MEMOIRS will offer a radical, alternative and innovative vision of contemporary European history, drawing on the colonial legacies. The innovative character of the project arises from its fundamental research question: what is the impact on the continent today of transferred memories of the twilight that accompanied the demise of European colonialism?
MEMOIRS focuses on the intergenerational memories of the children and grandchildren of those involved in and affected by the decolonization processes in France’s, Portugal’s and Belgium’s colonies in Africa – Congo, Algeria, Angola, Mozambique, Guinea-Bissau, Cape Verde and São Tomé and Príncipe. Through interviews and comparative analysis of the cultures influenced by the postmemory of colonial wars and the end of empires, we interrogate Europe's postcolonial heritage. At the heart of the project is a desire to understand the challenge of living in postcolonial Europe, a multicultural society marked by strong, although often latent, residues of apparently forgotten empires.
MEMOIRS is conducting a series of coordinated interviews with the descendants of the generation involved in and affected by the decolonization processes of colonies held by France, Portugal and Belgium in Africa. It also analyses artistic representations by the children of empire as public displays of intergenerational memory. The artistic areas under analysis are: visual arts, cinema, literature and performing arts. To deal with the full complexity of its central question, the scope of the project is interdisciplinary, bringing together specialists in literary and cultural studies, history, sociology, anthropology, the arts and international relations and institutional partners such as universities, but also museums, associations, theaters, cultural festivals, cinemas, municipal authorities and schools.
Research project with several phases (2018-2021) and with sub-projects encompassing various activities (conference talks, organisation of special journal issues and volumes of essays as well as a workshop and a monograph, of which the following are part of MEMOIRS): editing a special issue of Journal of Romance Studies (Print ISSN: 1473-3536 Online ISSN: 1752-2331) on “Memory, Trauma, Politics: A Lusophone Triangulation) - in progress; Monograph on Lusophone Film and Postimperial Memory; Participation in the international network Postcolonial Intelectuals in Europe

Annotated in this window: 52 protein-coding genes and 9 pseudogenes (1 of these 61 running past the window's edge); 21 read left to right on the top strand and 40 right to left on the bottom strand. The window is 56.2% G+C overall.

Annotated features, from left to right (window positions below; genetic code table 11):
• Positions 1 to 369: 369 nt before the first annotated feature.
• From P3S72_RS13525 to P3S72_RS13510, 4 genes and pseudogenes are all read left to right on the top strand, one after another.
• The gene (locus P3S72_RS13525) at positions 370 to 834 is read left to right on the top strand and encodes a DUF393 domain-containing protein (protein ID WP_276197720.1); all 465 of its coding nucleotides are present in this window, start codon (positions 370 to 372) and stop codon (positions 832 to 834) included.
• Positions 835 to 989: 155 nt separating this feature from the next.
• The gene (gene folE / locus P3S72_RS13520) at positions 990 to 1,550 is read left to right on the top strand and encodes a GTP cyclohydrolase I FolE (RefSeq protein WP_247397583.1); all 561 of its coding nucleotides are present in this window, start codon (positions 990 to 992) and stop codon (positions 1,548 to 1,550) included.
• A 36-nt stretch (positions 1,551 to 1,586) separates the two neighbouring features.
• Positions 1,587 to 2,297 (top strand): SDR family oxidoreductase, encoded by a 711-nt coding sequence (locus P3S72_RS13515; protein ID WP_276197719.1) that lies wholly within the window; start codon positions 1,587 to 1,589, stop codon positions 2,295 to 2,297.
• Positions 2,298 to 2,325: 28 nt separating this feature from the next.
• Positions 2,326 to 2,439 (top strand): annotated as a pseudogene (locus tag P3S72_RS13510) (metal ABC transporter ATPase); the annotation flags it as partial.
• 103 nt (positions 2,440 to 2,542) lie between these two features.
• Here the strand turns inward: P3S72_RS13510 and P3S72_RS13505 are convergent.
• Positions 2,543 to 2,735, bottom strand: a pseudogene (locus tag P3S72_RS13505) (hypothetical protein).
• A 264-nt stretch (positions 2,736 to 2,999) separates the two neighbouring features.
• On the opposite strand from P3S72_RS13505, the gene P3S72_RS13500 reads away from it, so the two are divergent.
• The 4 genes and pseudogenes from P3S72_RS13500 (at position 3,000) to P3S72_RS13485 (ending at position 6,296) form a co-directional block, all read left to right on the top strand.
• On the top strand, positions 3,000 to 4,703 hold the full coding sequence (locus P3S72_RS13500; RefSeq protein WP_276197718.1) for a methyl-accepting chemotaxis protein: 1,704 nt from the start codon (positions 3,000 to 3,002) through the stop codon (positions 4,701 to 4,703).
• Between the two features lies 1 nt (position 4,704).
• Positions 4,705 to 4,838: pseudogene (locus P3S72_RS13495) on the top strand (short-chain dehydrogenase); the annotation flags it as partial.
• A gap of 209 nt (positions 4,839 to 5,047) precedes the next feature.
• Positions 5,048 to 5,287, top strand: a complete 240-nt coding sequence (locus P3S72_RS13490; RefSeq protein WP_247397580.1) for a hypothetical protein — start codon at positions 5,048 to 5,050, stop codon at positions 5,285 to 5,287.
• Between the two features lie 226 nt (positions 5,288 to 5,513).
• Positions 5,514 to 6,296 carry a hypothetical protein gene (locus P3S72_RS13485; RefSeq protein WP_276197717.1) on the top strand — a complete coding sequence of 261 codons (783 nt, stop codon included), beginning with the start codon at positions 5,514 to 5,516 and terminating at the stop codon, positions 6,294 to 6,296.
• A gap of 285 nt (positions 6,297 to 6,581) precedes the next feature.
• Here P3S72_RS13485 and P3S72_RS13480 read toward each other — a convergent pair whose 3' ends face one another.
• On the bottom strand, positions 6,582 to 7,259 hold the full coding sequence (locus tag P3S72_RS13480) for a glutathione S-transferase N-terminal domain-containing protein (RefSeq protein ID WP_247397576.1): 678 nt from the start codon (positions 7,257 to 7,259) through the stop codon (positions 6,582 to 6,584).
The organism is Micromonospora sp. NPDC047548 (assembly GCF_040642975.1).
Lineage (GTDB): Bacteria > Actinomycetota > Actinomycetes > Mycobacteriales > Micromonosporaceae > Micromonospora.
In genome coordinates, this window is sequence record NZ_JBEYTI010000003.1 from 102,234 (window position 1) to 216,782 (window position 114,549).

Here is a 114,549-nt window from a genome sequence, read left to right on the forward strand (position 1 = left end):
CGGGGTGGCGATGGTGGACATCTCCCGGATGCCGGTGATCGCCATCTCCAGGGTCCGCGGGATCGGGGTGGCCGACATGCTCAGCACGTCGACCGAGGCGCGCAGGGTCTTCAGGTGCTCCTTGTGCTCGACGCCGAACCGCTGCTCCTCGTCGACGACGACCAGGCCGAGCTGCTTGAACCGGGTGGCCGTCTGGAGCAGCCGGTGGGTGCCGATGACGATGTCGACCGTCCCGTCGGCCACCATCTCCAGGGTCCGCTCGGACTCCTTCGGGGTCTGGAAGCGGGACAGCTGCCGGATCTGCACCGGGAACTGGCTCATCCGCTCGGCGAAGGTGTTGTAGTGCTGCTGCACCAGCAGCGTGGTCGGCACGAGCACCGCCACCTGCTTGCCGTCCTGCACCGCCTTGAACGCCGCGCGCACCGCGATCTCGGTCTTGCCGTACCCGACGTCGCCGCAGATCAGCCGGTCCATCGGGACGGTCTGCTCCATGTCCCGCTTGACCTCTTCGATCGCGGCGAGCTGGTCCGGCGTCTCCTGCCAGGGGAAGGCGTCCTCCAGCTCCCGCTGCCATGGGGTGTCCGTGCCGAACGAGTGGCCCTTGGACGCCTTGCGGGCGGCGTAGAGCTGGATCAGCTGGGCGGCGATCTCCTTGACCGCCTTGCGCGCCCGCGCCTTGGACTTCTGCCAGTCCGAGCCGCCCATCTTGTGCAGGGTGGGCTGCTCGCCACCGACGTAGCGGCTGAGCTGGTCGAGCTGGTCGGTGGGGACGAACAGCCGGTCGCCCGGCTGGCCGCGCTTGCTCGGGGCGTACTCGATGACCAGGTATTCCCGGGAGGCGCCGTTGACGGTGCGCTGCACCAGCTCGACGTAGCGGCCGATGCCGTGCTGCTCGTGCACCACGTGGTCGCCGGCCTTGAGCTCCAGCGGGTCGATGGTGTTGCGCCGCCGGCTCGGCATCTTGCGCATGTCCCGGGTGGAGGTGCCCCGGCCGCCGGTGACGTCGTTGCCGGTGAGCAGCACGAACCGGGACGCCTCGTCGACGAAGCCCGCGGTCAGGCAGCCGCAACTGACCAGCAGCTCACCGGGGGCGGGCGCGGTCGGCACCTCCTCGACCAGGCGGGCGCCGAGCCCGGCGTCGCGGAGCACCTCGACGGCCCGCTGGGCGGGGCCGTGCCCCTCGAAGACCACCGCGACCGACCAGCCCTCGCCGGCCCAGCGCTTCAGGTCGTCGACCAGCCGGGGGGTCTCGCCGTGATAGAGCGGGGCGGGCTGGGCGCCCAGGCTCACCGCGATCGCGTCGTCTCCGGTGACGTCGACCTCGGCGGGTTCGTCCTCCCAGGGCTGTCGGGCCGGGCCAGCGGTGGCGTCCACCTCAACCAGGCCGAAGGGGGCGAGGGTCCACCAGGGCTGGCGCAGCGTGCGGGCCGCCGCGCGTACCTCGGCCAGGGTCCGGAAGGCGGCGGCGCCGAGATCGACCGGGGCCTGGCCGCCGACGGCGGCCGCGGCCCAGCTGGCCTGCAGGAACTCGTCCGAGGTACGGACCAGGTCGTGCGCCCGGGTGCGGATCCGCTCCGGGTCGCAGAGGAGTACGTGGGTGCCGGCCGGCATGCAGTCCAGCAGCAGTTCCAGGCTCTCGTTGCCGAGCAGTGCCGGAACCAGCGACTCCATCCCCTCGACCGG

This research focuses on the constellation around topics such as melancholy, saudade and nostalgia for the African experience of the late Portuguese colonial period as mediators of contemporary memory, whose reflections are particularly apparent in the literature, cinema, the arts and leave their own imprint on contemporary Portuguese cultural productions. One of the relevant aspects of the construction of a community memory conditioned by the mediation of a colonial nostalgia is represented by the political reuse of these legacies of memory as well as by the market strategies with which they are articulated.
This project aims to identify, to understand and to compare meanings attributed to death in postmemory narratives in Portugal and France.
This project seeks to analyse, within a selected corpus of works from Portugal, France and Belgium, the multiple ways of representing postmemory in literature. Amongst others, we will comment some issues such as the fictional reformulation in narratives about the end of colonial empires, the forms and variations in the transfer of memory during the decolonisation, as well as the construction of a paradigm belonging to postmemory through fiction.
In this project I intend to investigate how does the peripheral urban art of three European capitals (Paris, Brussels and Lisbon) influence the history of imperialism in the conceptualization of Europe in the contemporary and globalized world, following a postmemory approach.
Programme: Postcolonialism and Global Citizenship, CES/FEUC, University of Coimbra
Supervisor: António Sousa Ribeiro
My work focus on the familial and private processes that explain the transgenerational memories about the end of the Portuguese empire. I will explore the dynamics between memories performance and forgetting as they transit between generations. With this overall goal in mind, I will analyse interviews with descendants of families who came to Portugal with the Angolan independence in 1974/75 and compare the memories performance in families racialized as whites and as non-whites. I will analyse which memories are narrated and performed between generations, which mythologies, silences and forgetting are reproduced, looking in particular at the place ascertained to violence in those memories. My work draws on the field of Memory Studies, focusing on the forgetting and performativity of memory as analytical dimensions when analysing memory performance and transmission.